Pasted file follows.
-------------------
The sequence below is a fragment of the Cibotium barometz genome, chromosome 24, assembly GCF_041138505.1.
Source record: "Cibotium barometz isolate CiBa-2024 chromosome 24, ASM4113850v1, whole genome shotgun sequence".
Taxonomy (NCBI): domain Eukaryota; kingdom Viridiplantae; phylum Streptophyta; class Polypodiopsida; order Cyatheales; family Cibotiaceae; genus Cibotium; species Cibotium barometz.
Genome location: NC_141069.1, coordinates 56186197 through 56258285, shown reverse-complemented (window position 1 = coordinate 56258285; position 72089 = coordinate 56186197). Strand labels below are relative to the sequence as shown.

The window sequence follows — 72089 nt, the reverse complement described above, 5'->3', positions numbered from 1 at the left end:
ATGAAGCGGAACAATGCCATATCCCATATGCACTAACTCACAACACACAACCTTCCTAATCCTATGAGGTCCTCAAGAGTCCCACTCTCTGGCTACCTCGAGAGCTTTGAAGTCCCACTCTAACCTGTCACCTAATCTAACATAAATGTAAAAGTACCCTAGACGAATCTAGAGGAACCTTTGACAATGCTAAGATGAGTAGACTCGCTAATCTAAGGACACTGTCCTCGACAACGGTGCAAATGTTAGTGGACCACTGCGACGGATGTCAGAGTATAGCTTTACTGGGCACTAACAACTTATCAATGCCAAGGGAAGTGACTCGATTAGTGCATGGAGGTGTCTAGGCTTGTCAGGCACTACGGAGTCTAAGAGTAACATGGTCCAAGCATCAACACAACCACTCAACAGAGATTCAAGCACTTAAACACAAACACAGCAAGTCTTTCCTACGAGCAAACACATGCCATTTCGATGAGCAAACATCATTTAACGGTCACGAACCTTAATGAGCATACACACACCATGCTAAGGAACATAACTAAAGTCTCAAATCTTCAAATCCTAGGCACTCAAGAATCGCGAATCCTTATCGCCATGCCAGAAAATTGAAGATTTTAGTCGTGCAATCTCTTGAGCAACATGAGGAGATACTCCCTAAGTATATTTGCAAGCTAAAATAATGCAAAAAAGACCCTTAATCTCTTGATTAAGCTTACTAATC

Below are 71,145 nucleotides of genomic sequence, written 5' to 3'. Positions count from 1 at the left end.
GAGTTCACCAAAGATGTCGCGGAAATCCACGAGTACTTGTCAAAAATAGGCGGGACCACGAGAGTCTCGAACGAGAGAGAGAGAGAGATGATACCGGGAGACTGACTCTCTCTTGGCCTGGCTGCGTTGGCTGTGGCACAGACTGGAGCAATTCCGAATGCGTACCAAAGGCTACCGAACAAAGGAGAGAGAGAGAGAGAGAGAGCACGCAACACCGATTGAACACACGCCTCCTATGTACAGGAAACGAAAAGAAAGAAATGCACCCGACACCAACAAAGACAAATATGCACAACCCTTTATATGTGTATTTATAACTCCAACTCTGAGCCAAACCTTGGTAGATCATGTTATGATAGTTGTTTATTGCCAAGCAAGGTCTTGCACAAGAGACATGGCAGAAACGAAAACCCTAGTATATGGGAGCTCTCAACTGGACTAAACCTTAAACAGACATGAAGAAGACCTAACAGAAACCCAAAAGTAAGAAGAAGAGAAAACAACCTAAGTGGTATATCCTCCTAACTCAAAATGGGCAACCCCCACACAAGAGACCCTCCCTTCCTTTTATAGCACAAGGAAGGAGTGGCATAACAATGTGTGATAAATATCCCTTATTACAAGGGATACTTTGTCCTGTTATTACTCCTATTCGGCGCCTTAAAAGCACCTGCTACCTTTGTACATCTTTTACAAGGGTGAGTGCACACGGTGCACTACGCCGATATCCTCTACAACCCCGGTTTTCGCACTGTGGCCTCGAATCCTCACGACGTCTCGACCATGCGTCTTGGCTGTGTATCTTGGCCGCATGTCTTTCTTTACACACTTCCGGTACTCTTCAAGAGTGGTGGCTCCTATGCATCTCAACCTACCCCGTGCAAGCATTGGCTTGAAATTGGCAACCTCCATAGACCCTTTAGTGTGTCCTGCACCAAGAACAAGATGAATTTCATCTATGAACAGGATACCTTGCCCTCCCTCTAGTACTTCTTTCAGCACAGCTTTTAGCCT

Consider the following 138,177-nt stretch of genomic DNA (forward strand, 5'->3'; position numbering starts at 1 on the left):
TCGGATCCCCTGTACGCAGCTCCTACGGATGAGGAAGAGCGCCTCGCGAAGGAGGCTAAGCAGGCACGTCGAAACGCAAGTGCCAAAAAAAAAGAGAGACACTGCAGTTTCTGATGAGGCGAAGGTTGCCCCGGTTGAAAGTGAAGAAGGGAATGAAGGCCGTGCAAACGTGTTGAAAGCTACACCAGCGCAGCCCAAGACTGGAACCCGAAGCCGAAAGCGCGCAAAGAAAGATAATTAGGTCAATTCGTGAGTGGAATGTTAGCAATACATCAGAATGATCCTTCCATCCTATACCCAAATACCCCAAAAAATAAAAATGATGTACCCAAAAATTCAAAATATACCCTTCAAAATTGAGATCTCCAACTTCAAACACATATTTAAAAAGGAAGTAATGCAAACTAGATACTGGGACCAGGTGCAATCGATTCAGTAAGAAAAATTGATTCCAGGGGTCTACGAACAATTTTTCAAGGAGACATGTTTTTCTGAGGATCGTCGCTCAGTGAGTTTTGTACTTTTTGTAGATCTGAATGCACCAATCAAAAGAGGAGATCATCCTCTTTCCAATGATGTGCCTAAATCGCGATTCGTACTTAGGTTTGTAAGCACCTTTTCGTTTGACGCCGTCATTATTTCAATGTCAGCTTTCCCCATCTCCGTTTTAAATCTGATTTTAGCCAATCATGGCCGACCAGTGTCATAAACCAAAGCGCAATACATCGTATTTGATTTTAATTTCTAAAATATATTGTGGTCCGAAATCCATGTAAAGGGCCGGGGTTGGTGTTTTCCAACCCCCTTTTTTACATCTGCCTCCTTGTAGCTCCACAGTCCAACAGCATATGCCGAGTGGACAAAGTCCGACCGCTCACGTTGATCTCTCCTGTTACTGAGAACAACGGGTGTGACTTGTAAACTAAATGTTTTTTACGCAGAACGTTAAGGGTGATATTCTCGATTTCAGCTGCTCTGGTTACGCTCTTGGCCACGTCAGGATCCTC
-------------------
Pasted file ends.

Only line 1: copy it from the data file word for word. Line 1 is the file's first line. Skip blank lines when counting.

The sequence below is a fragment of the Cibotium barometz genome, chromosome 24, assembly GCF_041138505.1.